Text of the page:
‘Unbreakable Kimmy Schmidt’ Ends With A Fitting Farewell To The Sunshine We Needed In Dark Times

01.24.19 5 months ago

Netflix

Netflix’s Unbreakable Kimmy Schmidt first surfaced from the bunker in March 2015. That’s only a few years ago, but given the embattled, current sociocultural climate, doesn’t it feel like much longer?

Ellie Kemper’s titular Kimmy emerged after 15 years as a kidnapping victim of Jon Hamm’s doomsday reverend, and viewers have reaped the benefits of periodic check-ins with the rose-tinted and consistently hilarious series. The series never overthinks or dwells too long upon things, even while touching upon serious issues, and that’s exactly what one receives in this final batch of episodes. Although Kimmy’s saying goodbye, she leaves us, and the rest of the show’s characters, in a brighter place. That’s not an easy feat in 2019, and while this Tina Fey/Robert Carlock brainchild might not spring to mind every day, week, or even month — there are simply too many TV shows out there to distract us — this plucky heroine makes her audience capable of taking on the world with a renewed perspective.

Netflix may still drop an Unbreakable movie at some point, but the streaming service has been quiet on that possible development, so we may as well assume that Kimmy and friends are done. While they’ve been at our binge-watching disposal, we’ve endured one of the most fraught political cycles in recent history and witnessed the #MeToo movement’s height. In these final fourth-season episodes, the story obviously hasn’t saved the world, but Kimmy infuses the hope that she might do so within her own universe. She sets about that feat with tactics that the irreverent series deserves, all while evaluating what’s really a traumatic past for her in a way that this show does reliably well.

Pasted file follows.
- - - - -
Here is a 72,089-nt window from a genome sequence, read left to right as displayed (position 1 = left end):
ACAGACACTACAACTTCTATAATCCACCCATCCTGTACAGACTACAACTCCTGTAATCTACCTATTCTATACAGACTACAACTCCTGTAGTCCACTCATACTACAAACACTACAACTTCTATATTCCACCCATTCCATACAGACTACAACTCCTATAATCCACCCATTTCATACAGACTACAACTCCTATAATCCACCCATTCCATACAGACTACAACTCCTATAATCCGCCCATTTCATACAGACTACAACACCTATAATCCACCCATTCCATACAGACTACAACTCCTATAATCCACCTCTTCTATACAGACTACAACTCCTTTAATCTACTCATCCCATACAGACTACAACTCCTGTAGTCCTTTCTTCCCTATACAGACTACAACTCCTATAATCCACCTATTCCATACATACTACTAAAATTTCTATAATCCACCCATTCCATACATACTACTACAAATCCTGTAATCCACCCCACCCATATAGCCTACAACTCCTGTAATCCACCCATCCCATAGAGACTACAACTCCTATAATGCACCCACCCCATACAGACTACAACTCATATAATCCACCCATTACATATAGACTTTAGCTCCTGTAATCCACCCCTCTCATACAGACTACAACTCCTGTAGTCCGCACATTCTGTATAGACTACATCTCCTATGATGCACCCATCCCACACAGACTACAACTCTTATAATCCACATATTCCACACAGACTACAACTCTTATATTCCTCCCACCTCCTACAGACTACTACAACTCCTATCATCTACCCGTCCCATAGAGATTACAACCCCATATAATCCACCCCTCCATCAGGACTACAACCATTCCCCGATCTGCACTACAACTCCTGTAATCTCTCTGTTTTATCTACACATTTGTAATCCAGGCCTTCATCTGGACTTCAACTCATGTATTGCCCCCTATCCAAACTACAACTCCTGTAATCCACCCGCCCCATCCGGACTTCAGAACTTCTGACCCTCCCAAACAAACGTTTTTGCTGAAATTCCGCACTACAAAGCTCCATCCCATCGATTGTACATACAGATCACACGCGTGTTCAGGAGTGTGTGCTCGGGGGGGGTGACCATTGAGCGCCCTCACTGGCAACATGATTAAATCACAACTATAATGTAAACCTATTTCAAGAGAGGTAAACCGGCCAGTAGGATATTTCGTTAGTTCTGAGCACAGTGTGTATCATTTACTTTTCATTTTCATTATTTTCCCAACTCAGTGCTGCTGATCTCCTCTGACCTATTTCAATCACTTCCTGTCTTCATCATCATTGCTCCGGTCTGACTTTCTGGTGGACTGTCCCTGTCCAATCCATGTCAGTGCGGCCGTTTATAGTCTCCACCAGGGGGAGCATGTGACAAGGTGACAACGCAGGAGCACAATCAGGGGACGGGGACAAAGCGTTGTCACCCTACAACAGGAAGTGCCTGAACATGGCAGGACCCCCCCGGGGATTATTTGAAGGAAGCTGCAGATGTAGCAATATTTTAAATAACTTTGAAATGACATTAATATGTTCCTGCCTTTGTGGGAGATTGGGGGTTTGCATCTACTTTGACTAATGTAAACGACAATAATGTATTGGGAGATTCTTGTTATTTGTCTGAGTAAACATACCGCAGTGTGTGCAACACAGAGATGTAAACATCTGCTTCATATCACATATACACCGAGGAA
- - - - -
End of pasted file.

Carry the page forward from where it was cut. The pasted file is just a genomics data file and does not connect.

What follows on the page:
The process of writing this review was almost too easy. Basically, the existing, effusive template that’s worked so far for the series still serves as a source of escapist enthusiasm. If you loved Kimmy and friends so far, you’ll appreciate the way their stories conclude, for these reasons:

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